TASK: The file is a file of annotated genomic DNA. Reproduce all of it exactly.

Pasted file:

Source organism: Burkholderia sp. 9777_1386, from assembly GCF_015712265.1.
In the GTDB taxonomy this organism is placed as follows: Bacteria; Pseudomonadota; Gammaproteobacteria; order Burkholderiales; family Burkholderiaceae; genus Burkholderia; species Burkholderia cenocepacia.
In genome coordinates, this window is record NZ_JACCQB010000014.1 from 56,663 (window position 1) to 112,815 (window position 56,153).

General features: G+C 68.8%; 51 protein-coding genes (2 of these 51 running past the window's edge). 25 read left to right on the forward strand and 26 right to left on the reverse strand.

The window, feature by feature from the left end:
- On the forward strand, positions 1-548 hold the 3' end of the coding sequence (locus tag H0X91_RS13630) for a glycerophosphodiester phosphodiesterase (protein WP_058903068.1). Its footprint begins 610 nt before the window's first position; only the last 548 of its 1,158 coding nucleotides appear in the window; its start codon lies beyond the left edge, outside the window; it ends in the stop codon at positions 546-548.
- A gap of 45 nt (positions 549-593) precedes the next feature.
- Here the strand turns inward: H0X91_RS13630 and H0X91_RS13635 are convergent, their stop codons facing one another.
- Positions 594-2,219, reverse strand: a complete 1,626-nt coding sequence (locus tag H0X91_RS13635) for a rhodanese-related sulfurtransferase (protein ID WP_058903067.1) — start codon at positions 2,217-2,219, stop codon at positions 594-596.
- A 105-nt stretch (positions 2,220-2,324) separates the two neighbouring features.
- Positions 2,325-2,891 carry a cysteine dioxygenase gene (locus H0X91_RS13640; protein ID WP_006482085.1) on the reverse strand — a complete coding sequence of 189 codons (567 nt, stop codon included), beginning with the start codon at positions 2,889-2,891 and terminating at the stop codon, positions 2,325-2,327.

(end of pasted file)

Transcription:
Source organism: Burkholderia sp. 9777_1386, from assembly GCF_015712265.1.
In the GTDB taxonomy this organism is placed as follows: Bacteria; Pseudomonadota; Gammaproteobacteria; order Burkholderiales; family Burkholderiaceae; genus Burkholderia; species Burkholderia cenocepacia.
In genome coordinates, this window is record NZ_JACCQB010000014.1 from 56,663 (window position 1) to 112,815 (window position 56,153).

General features: G+C 68.8%; 51 protein-coding genes (2 of these 51 running past the window's edge). 25 read left to right on the forward strand and 26 right to left on the reverse strand.

The window, feature by feature from the left end:
- On the forward strand, positions 1-548 hold the 3' end of the coding sequence (locus tag H0X91_RS13630) for a glycerophosphodiester phosphodiesterase (protein WP_058903068.1). Its footprint begins 610 nt before the window's first position; only the last 548 of its 1,158 coding nucleotides appear in the window; its start codon lies beyond the left edge, outside the window; it ends in the stop codon at positions 546-548.
- A gap of 45 nt (positions 549-593) precedes the next feature.
- Here the strand turns inward: H0X91_RS13630 and H0X91_RS13635 are convergent, their stop codons facing one another.
- Positions 594-2,219, reverse strand: a complete 1,626-nt coding sequence (locus tag H0X91_RS13635) for a rhodanese-related sulfurtransferase (protein ID WP_058903067.1) — start codon at positions 2,217-2,219, stop codon at positions 594-596.
- A 105-nt stretch (positions 2,220-2,324) separates the two neighbouring features.
- Positions 2,325-2,891 carry a cysteine dioxygenase gene (locus H0X91_RS13640; protein ID WP_006482085.1) on the reverse strand — a complete coding sequence of 189 codons (567 nt, stop codon included), beginning with the start codon at positions 2,889-2,891 and terminating at the stop codon, positions 2,325-2,327.